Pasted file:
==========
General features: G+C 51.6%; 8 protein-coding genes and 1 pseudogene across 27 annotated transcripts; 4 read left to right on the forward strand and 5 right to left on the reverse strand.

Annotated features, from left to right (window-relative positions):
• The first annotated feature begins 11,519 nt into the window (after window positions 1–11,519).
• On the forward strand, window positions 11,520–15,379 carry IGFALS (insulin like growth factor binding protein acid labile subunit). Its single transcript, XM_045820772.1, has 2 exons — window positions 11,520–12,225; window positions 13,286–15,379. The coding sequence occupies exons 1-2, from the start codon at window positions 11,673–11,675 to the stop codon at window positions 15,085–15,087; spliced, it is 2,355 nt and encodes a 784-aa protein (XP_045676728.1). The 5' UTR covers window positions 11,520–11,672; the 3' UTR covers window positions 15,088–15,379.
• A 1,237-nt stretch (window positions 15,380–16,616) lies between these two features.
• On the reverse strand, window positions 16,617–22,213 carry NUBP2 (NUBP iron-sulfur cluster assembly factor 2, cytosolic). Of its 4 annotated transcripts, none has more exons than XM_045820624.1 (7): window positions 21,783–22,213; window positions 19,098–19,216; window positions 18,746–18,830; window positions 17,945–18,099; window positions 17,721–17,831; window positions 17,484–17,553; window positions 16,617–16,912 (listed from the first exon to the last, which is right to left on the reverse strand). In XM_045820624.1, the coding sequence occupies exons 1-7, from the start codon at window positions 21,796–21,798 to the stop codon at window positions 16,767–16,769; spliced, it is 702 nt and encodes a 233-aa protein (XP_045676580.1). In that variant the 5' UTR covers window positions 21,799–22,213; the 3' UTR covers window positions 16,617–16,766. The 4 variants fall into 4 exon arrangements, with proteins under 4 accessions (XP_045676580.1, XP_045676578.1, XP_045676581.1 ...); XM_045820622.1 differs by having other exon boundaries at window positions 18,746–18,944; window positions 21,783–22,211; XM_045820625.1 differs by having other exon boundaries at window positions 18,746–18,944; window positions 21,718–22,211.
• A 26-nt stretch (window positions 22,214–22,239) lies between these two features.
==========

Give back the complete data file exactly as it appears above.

General features: G+C 51.6%; 8 protein-coding genes and 1 pseudogene across 27 annotated transcripts; 4 read left to right on the forward strand and 5 right to left on the reverse strand.

Annotated features, from left to right (window-relative positions):
• The first annotated feature begins 11,519 nt into the window (after window positions 1–11,519).
• On the forward strand, window positions 11,520–15,379 carry IGFALS (insulin like growth factor binding protein acid labile subunit). Its single transcript, XM_045820772.1, has 2 exons — window positions 11,520–12,225; window positions 13,286–15,379. The coding sequence occupies exons 1-2, from the start codon at window positions 11,673–11,675 to the stop codon at window positions 15,085–15,087; spliced, it is 2,355 nt and encodes a 784-aa protein (XP_045676728.1). The 5' UTR covers window positions 11,520–11,672; the 3' UTR covers window positions 15,088–15,379.
• A 1,237-nt stretch (window positions 15,380–16,616) lies between these two features.
• On the reverse strand, window positions 16,617–22,213 carry NUBP2 (NUBP iron-sulfur cluster assembly factor 2, cytosolic). Of its 4 annotated transcripts, none has more exons than XM_045820624.1 (7): window positions 21,783–22,213; window positions 19,098–19,216; window positions 18,746–18,830; window positions 17,945–18,099; window positions 17,721–17,831; window positions 17,484–17,553; window positions 16,617–16,912 (listed from the first exon to the last, which is right to left on the reverse strand). In XM_045820624.1, the coding sequence occupies exons 1-7, from the start codon at window positions 21,796–21,798 to the stop codon at window positions 16,767–16,769; spliced, it is 702 nt and encodes a 233-aa protein (XP_045676580.1). In that variant the 5' UTR covers window positions 21,799–22,213; the 3' UTR covers window positions 16,617–16,766. The 4 variants fall into 4 exon arrangements, with proteins under 4 accessions (XP_045676580.1, XP_045676578.1, XP_045676581.1 ...); XM_045820622.1 differs by having other exon boundaries at window positions 18,746–18,944; window positions 21,783–22,211; XM_045820625.1 differs by having other exon boundaries at window positions 18,746–18,944; window positions 21,718–22,211.
• A 26-nt stretch (window positions 22,214–22,239) lies between these two features.